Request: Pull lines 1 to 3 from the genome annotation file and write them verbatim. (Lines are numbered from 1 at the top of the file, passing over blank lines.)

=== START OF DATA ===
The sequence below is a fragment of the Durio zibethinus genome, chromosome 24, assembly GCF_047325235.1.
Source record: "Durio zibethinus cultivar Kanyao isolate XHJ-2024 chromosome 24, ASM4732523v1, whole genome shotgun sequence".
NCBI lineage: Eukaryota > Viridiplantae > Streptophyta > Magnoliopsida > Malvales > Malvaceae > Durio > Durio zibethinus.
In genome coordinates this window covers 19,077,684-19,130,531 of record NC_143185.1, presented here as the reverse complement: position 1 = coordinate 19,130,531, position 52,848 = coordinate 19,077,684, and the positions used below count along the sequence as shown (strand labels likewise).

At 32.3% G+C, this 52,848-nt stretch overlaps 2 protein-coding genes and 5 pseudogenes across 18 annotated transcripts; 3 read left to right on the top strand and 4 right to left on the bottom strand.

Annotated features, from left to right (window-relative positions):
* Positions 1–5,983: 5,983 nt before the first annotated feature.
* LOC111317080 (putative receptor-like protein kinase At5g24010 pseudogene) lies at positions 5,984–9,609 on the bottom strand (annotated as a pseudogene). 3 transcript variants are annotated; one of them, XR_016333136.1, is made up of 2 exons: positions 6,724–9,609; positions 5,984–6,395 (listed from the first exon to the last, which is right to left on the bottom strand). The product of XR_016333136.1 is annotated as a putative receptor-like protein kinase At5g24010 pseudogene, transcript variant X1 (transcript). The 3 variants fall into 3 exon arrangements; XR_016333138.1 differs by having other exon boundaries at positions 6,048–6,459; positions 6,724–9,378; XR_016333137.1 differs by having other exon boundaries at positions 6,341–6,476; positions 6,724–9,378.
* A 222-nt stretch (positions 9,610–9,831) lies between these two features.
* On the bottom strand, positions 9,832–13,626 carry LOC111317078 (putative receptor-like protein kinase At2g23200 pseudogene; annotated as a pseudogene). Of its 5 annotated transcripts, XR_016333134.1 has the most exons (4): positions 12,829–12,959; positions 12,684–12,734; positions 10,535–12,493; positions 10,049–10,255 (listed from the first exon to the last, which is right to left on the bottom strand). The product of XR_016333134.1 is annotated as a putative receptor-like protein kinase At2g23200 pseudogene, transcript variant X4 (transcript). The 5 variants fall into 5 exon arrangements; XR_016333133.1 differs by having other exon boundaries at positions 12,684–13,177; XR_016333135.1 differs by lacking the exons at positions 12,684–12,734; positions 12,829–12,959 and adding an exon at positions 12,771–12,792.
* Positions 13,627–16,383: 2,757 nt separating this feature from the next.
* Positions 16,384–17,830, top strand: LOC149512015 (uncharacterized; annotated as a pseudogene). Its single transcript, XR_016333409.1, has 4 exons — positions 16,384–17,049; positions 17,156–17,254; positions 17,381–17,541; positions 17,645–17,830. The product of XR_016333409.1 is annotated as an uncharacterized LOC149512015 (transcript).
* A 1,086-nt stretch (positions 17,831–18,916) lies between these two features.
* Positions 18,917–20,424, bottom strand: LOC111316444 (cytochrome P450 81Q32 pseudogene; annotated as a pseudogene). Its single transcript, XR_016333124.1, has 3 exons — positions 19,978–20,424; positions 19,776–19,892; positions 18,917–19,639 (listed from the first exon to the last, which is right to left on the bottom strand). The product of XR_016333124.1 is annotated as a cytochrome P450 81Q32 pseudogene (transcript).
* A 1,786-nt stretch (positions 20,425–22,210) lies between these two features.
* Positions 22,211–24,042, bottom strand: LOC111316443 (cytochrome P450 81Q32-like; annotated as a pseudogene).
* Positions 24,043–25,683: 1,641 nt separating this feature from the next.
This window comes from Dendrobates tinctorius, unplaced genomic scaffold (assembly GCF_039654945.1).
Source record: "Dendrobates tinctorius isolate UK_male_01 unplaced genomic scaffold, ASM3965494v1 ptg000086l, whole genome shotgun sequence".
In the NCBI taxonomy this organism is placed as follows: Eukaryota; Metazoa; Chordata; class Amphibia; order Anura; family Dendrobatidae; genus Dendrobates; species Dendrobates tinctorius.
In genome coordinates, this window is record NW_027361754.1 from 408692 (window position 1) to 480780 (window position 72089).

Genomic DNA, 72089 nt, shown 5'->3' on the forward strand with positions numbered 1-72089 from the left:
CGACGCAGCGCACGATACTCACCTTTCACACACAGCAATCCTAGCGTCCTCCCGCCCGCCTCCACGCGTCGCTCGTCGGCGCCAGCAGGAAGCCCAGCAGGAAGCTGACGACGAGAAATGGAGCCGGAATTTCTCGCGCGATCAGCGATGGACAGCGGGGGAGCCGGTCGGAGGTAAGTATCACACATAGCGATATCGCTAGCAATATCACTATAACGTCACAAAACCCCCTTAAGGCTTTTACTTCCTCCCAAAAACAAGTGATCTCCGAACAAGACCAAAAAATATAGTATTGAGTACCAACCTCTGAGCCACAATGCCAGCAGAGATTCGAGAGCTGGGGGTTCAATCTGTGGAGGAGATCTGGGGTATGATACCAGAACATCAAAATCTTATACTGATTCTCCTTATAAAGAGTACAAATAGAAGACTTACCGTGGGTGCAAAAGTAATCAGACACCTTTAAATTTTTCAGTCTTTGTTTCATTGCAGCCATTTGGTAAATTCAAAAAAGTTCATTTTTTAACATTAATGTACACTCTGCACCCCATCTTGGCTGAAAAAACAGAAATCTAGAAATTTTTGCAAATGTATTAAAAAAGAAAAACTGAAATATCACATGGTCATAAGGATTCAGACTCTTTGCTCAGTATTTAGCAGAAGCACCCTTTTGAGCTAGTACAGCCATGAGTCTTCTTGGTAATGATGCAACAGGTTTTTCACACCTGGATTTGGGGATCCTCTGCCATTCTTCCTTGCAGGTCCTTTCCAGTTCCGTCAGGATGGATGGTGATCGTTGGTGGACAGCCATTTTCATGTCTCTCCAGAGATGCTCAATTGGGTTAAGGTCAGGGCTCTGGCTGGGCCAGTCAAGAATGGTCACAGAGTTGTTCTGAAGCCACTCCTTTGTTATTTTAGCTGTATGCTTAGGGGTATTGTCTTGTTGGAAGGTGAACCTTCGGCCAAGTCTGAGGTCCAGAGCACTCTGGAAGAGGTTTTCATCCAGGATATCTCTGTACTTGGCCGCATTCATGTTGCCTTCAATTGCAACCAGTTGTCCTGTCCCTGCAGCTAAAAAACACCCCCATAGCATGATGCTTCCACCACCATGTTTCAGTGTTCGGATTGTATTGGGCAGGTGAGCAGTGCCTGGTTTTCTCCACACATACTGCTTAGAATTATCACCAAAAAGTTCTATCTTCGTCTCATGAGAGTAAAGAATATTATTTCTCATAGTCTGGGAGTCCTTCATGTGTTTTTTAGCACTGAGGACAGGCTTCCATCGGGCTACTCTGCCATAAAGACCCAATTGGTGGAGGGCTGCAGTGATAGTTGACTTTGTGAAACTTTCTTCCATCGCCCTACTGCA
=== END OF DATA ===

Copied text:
The sequence below is a fragment of the Durio zibethinus genome, chromosome 24, assembly GCF_047325235.1.
Source record: "Durio zibethinus cultivar Kanyao isolate XHJ-2024 chromosome 24, ASM4732523v1, whole genome shotgun sequence".
NCBI lineage: Eukaryota > Viridiplantae > Streptophyta > Magnoliopsida > Malvales > Malvaceae > Durio > Durio zibethinus.